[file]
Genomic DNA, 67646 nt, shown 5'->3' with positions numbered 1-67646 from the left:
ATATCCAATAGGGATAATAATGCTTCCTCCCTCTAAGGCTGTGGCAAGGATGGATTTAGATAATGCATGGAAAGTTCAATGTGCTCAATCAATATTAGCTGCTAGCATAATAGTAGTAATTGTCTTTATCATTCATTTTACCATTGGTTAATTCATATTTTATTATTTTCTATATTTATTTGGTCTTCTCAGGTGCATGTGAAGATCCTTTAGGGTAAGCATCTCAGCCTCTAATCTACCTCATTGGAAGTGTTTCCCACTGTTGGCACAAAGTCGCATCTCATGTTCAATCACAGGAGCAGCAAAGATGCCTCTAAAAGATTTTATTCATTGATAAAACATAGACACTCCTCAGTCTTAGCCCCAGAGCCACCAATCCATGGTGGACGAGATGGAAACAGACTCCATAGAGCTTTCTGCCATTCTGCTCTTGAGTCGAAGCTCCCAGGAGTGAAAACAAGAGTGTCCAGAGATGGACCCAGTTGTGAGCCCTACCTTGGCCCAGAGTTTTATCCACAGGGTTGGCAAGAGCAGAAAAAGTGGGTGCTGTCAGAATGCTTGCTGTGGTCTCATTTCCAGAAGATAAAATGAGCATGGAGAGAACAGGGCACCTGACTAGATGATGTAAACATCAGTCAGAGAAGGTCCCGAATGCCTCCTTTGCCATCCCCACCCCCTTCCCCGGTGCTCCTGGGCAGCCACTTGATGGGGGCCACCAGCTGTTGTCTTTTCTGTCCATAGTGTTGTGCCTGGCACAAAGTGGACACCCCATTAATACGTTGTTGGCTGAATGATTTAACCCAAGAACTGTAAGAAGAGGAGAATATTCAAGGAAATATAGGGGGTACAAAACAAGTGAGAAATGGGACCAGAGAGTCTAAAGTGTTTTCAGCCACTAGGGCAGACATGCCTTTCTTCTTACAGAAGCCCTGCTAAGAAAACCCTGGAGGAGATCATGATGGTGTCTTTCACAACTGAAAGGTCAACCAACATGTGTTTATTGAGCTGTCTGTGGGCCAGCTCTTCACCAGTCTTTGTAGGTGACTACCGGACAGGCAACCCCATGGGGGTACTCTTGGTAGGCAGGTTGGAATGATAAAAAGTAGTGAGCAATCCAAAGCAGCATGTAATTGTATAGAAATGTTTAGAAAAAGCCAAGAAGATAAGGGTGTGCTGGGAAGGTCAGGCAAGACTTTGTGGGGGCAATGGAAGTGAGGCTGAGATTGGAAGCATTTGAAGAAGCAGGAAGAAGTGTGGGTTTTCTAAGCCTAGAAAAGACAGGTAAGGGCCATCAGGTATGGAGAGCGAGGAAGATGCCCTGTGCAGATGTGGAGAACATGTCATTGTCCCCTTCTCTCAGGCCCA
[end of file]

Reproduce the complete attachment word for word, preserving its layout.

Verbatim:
Genomic DNA, 67646 nt, shown 5'->3' with positions numbered 1-67646 from the left:
ATATCCAATAGGGATAATAATGCTTCCTCCCTCTAAGGCTGTGGCAAGGATGGATTTAGATAATGCATGGAAAGTTCAATGTGCTCAATCAATATTAGCTGCTAGCATAATAGTAGTAATTGTCTTTATCATTCATTTTACCATTGGTTAATTCATATTTTATTATTTTCTATATTTATTTGGTCTTCTCAGGTGCATGTGAAGATCCTTTAGGGTAAGCATCTCAGCCTCTAATCTACCTCATTGGAAGTGTTTCCCACTGTTGGCACAAAGTCGCATCTCATGTTCAATCACAGGAGCAGCAAAGATGCCTCTAAAAGATTTTATTCATTGATAAAACATAGACACTCCTCAGTCTTAGCCCCAGAGCCACCAATCCATGGTGGACGAGATGGAAACAGACTCCATAGAGCTTTCTGCCATTCTGCTCTTGAGTCGAAGCTCCCAGGAGTGAAAACAAGAGTGTCCAGAGATGGACCCAGTTGTGAGCCCTACCTTGGCCCAGAGTTTTATCCACAGGGTTGGCAAGAGCAGAAAAAGTGGGTGCTGTCAGAATGCTTGCTGTGGTCTCATTTCCAGAAGATAAAATGAGCATGGAGAGAACAGGGCACCTGACTAGATGATGTAAACATCAGTCAGAGAAGGTCCCGAATGCCTCCTTTGCCATCCCCACCCCCTTCCCCGGTGCTCCTGGGCAGCCACTTGATGGGGGCCACCAGCTGTTGTCTTTTCTGTCCATAGTGTTGTGCCTGGCACAAAGTGGACACCCCATTAATACGTTGTTGGCTGAATGATTTAACCCAAGAACTGTAAGAAGAGGAGAATATTCAAGGAAATATAGGGGGTACAAAACAAGTGAGAAATGGGACCAGAGAGTCTAAAGTGTTTTCAGCCACTAGGGCAGACATGCCTTTCTTCTTACAGAAGCCCTGCTAAGAAAACCCTGGAGGAGATCATGATGGTGTCTTTCACAACTGAAAGGTCAACCAACATGTGTTTATTGAGCTGTCTGTGGGCCAGCTCTTCACCAGTCTTTGTAGGTGACTACCGGACAGGCAACCCCATGGGGGTACTCTTGGTAGGCAGGTTGGAATGATAAAAAGTAGTGAGCAATCCAAAGCAGCATGTAATTGTATAGAAATGTTTAGAAAAAGCCAAGAAGATAAGGGTGTGCTGGGAAGGTCAGGCAAGACTTTGTGGGGGCAATGGAAGTGAGGCTGAGATTGGAAGCATTTGAAGAAGCAGGAAGAAGTGTGGGTTTTCTAAGCCTAGAAAAGACAGGTAAGGGCCATCAGGTATGGAGAGCGAGGAAGATGCCCTGTGCAGATGTGGAGAACATGTCATTGTCCCCTTCTCTCAGGCCCA